This article was written by Jamila Venturini from Derechos Digitales. The original version (in Spanish) is available here.
While at the international level there is a growing demand to ban the use of surveillance technologies until rigorous human rights standards are achieved, in Latin America we observe a new and silent tendency to acquire and use such systems to control access to social protection, i.e., to policies developed to reduce poverty, social vulnerability and exclusion.
Our region – the most unequal in the world – has become an international example in recent decades in the implementation of social protection programmes. However, the increase in the conditions imposed for effective access to benefits, both explicit and implicit, undermines the purpose of protecting and guaranteeing basic rights. If we add technological mediation through biometric systems, such as facial recognition, fingerprint collection, web applications or unified digital records, there is a risk of deepening the inequalities that the social protection programmes seek to eradicate in the first place.
The UN special rapporteur on extreme poverty and human rights has identified some uses of technologies in welfare systems around the world. The list includes identity verification, assessment of eligibility criteria, calculation and payment of social benefits, fraud prevention and detection, risk and needs classification, as well as communication between authorities and recipients of social protection policies.
Several of these uses have already materialised in Latin America. In Venezuela, biometric systems have been implemented to control the purchase of basic goods, resulting in several complaints of discrimination against foreigners and, especially, transgender people. In addition to pre-existing discrimination against historically vulnerable populations, this type of initiative implies the exercise of a differentiated surveillance, which aggravates the lack of protection of those most vulnerable and, therefore, those who are most dependent on state support.
Similar measures have been implemented in other countries in the region and include the use of facial recognition to control access to special privileges in the transportation systems of different cities in Brazil and the entrance to educational institutions; similar proposals have been presented in the framework of the return to in-person teaching in Chile. In the context of the global COVID-19 pandemic, in El Salvador and Peru, facial recognition systems have been used to control potential fraud in school examinations undertaken remotely, a particularly delicate situation in light of the fact that those concerned are minors.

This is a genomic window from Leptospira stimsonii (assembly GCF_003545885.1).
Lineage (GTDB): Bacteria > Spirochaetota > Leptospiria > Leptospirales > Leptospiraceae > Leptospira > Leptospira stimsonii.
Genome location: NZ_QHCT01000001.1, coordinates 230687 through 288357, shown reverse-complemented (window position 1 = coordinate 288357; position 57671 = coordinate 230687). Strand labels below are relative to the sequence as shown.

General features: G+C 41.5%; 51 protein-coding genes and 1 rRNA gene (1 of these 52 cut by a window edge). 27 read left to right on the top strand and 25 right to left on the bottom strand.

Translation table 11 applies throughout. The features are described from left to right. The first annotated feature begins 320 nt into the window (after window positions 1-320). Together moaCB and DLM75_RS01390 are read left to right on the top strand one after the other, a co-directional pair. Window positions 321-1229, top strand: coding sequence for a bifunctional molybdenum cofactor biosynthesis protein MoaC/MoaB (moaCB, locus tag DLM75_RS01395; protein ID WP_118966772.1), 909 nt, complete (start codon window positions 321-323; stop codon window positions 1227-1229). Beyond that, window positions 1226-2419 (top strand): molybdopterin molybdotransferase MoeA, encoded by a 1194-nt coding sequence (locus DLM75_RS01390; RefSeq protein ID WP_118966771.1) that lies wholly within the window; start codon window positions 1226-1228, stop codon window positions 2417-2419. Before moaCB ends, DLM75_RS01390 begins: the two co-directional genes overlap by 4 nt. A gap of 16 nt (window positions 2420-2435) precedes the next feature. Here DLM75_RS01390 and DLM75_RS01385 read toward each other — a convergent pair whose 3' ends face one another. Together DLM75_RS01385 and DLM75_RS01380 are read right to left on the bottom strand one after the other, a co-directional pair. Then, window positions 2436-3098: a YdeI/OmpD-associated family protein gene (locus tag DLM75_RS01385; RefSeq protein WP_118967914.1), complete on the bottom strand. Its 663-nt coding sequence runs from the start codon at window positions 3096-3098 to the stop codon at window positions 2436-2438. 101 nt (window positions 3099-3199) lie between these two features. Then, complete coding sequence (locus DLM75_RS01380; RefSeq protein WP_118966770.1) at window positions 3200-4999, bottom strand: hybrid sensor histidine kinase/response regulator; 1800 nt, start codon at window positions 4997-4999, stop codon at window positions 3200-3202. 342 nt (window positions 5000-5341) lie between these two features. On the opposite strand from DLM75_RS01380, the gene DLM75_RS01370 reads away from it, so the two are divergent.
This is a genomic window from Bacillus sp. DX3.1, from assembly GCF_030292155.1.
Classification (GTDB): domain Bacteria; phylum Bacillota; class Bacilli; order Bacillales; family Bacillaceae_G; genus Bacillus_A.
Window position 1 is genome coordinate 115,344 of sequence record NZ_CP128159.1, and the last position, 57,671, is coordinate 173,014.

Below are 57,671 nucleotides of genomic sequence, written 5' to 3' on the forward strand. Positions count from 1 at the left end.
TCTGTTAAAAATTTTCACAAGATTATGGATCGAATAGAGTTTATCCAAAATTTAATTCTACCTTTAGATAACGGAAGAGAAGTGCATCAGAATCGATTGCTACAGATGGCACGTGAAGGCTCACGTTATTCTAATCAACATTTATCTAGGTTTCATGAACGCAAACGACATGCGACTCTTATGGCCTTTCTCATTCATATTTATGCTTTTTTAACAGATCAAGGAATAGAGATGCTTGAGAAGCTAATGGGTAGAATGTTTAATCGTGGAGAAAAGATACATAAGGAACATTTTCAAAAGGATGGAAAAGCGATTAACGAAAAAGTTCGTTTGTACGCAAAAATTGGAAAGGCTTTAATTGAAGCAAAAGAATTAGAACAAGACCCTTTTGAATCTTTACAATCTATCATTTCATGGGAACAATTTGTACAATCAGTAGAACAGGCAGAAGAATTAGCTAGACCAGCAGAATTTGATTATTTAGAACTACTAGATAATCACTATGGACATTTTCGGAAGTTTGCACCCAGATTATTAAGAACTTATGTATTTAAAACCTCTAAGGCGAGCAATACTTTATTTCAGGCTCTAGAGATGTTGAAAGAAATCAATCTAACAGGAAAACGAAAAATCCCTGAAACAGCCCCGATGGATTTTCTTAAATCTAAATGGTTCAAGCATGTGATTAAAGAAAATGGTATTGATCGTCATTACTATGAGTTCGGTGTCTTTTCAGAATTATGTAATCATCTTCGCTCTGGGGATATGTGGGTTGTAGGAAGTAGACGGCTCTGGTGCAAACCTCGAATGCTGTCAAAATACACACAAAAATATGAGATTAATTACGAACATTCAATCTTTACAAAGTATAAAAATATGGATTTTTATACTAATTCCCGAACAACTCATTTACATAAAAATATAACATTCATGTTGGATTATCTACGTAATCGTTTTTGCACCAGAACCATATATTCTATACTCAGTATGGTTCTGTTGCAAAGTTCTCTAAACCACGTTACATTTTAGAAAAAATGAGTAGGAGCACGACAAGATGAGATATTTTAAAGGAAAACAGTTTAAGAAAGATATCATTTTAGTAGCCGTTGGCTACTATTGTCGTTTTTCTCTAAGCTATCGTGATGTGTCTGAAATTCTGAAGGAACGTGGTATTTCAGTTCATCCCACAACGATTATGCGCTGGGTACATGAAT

In the case of Bolivia, we observe how digitisation, often presented with the promise of greater efficiency in public management, is not only insufficient to solve structural problems of access to basic state services, but also creates additional pathways for new forms of discrimination. An exploratory analysis of the role of technologies in the delivery of economic assistance to the population in the context of the COVID-19 pandemic shows the various layers of complexity involved in such use.
Brazil and its emergency relief program is another clear example. The decision to use mobile applications to enable people to apply for aid resulted in increased difficulties in accessing benefits. Those most in need of support do not always have a device with an internet connection, a phone number or even an identification document. The proposed system did not consider the needs of the recipients. In this regard, Brazilian organizations raised concerns regarding the transparency and security guarantees offered by the application with respect to the data collected.
In addition, the implementation of technologies adds new layers and agents to the processing of personal data, and leads to an increase in vulnerabilities in terms of security and protection against misuse. The same is true for proposals calling for database integration and interoperability, single identity, automation and prediction. In our region these practices abound, either in pilot format or in proposals for action, often promoted by international financial institutions.
The publication “Identity systems and social protection in Venezuela and Bolivia: gender impacts and other inequalities” addresses some of these issues based on the analysis of cases in both countries, and warns about the implications of technological mediation in relations between the state and citizens. It also proposes a reflection on the impacts that surveillance technologies can have on access to social and economic rights, and on how digitisation can deepen inequality, especially when it involves access to data by private agents or algorithmic mediation through classification systems.
We consider these to be central points that need to be discussed. Even more so when the pandemic shows no signs of stopping in the region, and poverty and extreme poverty reach unprecedented levels.
Derechos Digitales’ report can be accessed here.
Source: Privacy International